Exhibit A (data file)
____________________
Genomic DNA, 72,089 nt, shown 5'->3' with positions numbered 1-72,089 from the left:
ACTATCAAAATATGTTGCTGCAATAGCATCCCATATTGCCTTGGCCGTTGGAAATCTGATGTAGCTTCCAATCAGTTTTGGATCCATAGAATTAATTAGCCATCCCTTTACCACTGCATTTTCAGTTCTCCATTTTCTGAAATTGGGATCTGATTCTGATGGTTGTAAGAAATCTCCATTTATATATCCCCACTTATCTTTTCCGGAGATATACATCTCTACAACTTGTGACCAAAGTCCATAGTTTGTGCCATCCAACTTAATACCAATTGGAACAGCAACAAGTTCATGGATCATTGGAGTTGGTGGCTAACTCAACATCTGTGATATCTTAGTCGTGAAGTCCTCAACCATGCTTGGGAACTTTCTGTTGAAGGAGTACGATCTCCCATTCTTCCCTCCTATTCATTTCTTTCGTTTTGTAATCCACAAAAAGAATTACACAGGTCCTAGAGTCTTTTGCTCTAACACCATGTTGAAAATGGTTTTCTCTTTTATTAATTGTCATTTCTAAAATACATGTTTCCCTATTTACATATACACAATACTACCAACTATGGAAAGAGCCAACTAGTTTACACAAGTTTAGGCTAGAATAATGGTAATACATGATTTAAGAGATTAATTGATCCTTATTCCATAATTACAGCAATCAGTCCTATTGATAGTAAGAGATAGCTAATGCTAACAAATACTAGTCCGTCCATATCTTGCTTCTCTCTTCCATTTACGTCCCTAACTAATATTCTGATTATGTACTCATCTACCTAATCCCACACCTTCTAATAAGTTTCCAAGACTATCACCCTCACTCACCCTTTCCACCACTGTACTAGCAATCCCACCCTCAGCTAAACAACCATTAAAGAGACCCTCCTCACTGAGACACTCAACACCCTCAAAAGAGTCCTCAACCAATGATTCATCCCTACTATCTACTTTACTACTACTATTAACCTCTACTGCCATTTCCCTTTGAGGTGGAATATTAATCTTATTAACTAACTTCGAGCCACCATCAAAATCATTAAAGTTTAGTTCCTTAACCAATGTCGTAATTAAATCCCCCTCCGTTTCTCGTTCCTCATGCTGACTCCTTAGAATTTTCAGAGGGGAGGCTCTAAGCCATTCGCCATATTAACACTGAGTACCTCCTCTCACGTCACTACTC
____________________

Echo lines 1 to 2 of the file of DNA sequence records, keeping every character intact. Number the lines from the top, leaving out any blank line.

Genomic DNA, 72,089 nt, shown 5'->3' with positions numbered 1-72,089 from the left:
ACTATCAAAATATGTTGCTGCAATAGCATCCCATATTGCCTTGGCCGTTGGAAATCTGATGTAGCTTCCAATCAGTTTTGGATCCATAGAATTAATTAGCCATCCCTTTACCACTGCATTTTCAGTTCTCCATTTTCTGAAATTGGGATCTGATTCTGATGGTTGTAAGAAATCTCCATTTATATATCCCCACTTATCTTTTCCGGAGATATACATCTCTACAACTTGTGACCAAAGTCCATAGTTTGTGCCATCCAACTTAATACCAATTGGAACAGCAACAAGTTCATGGATCATTGGAGTTGGTGGCTAACTCAACATCTGTGATATCTTAGTCGTGAAGTCCTCAACCATGCTTGGGAACTTTCTGTTGAAGGAGTACGATCTCCCATTCTTCCCTCCTATTCATTTCTTTCGTTTTGTAATCCACAAAAAGAATTACACAGGTCCTAGAGTCTTTTGCTCTAACACCATGTTGAAAATGGTTTTCTCTTTTATTAATTGTCATTTCTAAAATACATGTTTCCCTATTTACATATACACAATACTACCAACTATGGAAAGAGCCAACTAGTTTACACAAGTTTAGGCTAGAATAATGGTAATACATGATTTAAGAGATTAATTGATCCTTATTCCATAATTACAGCAATCAGTCCTATTGATAGTAAGAGATAGCTAATGCTAACAAATACTAGTCCGTCCATATCTTGCTTCTCTCTTCCATTTACGTCCCTAACTAATATTCTGATTATGTACTCATCTACCTAATCCCACACCTTCTAATAAGTTTCCAAGACTATCACCCTCACTCACCCTTTCCACCACTGTACTAGCAATCCCACCCTCAGCTAAACAACCATTAAAGAGACCCTCCTCACTGAGACACTCAACACCCTCAAAAGAGTCCTCAACCAATGATTCATCCCTACTATCTACTTTACTACTACTATTAACCTCTACTGCCATTTCCCTTTGAGGTGGAATATTAATCTTATTAACTAACTTCGAGCCACCATCAAAATCATTAAAGTTTAGTTCCTTAACCAATGTCGTAATTAAATCCCCCTCCGTTTCTCGTTCCTCATGCTGACTCCTTAGAATTTTCAGAGGGGAGGCTCTAAGCCATTCGCCATATTAACACTGAGTACCTCCTCTCACGTCACTACTC